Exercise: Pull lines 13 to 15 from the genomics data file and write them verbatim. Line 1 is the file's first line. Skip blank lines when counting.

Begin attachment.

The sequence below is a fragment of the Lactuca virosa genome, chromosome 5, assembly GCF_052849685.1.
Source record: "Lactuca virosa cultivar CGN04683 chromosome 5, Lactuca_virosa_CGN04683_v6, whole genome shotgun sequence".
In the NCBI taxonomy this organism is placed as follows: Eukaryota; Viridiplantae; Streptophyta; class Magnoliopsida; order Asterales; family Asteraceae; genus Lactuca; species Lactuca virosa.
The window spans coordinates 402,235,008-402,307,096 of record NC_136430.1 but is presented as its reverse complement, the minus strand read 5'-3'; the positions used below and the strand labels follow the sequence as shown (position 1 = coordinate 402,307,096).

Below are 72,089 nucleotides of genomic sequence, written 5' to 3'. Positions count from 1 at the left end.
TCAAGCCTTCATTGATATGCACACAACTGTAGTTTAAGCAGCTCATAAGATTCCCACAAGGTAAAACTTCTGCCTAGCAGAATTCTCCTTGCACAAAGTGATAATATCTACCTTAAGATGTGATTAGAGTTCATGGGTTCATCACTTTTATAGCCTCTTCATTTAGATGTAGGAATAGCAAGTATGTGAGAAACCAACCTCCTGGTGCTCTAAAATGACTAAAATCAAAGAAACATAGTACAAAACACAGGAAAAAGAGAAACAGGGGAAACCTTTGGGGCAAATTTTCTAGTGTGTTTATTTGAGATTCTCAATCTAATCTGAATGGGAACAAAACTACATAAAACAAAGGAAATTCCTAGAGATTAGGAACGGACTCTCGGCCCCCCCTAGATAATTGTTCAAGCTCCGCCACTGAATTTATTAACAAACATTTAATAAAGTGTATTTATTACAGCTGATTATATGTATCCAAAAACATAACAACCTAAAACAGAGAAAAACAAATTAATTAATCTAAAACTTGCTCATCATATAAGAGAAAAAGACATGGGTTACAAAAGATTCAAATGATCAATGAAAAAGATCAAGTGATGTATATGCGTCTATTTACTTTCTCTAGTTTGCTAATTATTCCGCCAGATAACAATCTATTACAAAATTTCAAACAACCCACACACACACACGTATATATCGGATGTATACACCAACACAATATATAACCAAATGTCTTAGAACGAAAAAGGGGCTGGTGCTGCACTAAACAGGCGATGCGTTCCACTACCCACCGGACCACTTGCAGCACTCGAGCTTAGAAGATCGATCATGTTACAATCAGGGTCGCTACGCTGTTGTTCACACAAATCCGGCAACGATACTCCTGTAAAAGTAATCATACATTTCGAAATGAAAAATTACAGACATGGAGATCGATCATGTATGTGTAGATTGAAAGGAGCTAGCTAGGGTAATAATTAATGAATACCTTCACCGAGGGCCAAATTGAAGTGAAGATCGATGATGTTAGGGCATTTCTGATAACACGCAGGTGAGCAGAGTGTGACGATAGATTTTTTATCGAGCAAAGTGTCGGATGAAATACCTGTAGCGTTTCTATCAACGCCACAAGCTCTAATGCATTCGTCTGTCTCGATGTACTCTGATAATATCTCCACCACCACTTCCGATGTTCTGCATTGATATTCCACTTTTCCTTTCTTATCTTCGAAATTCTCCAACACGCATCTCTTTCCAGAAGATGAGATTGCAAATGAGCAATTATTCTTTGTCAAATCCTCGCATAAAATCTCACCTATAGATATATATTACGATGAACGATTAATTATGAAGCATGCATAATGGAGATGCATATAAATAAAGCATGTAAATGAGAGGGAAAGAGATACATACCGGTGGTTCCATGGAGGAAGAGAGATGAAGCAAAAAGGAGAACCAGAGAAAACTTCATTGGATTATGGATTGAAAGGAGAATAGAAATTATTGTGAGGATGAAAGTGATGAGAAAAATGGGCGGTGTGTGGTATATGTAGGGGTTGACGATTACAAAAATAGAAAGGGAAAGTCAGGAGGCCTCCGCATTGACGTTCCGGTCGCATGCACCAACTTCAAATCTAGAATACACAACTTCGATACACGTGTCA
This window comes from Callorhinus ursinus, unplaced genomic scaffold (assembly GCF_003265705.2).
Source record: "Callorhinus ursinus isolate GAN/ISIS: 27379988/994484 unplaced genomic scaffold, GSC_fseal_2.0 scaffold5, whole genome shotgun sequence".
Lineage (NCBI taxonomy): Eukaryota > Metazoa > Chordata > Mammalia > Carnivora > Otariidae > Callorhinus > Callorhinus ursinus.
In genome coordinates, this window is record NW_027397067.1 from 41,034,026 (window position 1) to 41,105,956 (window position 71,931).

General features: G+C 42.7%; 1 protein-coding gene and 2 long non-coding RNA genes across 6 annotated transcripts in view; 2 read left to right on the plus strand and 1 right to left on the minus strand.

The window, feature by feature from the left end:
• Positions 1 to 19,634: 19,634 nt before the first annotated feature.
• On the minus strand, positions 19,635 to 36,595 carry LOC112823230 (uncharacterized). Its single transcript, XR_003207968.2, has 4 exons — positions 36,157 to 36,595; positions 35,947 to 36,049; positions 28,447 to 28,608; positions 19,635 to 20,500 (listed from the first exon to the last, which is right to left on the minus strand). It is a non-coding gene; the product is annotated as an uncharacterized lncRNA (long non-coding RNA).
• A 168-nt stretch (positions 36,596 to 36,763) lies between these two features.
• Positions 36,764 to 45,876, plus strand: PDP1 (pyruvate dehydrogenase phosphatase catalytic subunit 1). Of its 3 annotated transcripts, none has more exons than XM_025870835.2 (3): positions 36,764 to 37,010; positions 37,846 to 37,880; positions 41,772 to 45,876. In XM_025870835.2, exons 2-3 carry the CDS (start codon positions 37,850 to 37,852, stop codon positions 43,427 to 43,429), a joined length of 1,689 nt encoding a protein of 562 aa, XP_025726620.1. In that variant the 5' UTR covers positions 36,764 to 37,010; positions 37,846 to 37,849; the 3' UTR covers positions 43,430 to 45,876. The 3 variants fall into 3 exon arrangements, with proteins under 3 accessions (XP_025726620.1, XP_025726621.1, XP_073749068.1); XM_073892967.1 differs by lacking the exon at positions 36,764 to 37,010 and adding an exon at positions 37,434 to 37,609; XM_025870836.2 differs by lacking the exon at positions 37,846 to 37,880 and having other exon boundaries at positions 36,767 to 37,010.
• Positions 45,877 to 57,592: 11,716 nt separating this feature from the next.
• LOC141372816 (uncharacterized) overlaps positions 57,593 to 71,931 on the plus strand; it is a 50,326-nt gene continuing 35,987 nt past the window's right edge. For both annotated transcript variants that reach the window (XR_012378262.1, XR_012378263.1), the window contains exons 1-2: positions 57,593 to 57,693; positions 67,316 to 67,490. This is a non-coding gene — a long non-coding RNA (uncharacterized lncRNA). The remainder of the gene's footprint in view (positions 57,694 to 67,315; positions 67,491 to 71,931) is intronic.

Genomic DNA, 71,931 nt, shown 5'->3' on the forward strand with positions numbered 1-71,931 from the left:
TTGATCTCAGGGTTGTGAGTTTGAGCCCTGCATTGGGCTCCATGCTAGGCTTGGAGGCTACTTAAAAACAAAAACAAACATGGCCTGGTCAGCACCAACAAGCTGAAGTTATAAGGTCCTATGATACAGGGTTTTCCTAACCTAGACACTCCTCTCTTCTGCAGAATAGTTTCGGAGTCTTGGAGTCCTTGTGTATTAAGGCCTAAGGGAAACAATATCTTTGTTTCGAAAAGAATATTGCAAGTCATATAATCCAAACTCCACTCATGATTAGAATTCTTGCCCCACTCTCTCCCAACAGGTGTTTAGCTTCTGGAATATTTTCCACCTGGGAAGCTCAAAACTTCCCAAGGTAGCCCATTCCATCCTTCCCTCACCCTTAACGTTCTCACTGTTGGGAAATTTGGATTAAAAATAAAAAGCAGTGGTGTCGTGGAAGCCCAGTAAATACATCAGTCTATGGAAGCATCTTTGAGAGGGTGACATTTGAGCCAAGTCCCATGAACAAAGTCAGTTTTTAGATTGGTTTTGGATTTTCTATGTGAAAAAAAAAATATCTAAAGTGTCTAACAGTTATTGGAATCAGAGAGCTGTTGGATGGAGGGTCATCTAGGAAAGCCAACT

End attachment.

• Positions 1 to 19,634: 19,634 nt before the first annotated feature.
• On the minus strand, positions 19,635 to 36,595 carry LOC112823230 (uncharacterized). Its single transcript, XR_003207968.2, has 4 exons — positions 36,157 to 36,595; positions 35,947 to 36,049; positions 28,447 to 28,608; positions 19,635 to 20,500 (listed from the first exon to the last, which is right to left on the minus strand). It is a non-coding gene; the product is annotated as an uncharacterized lncRNA (long non-coding RNA).
• A 168-nt stretch (positions 36,596 to 36,763) lies between these two features.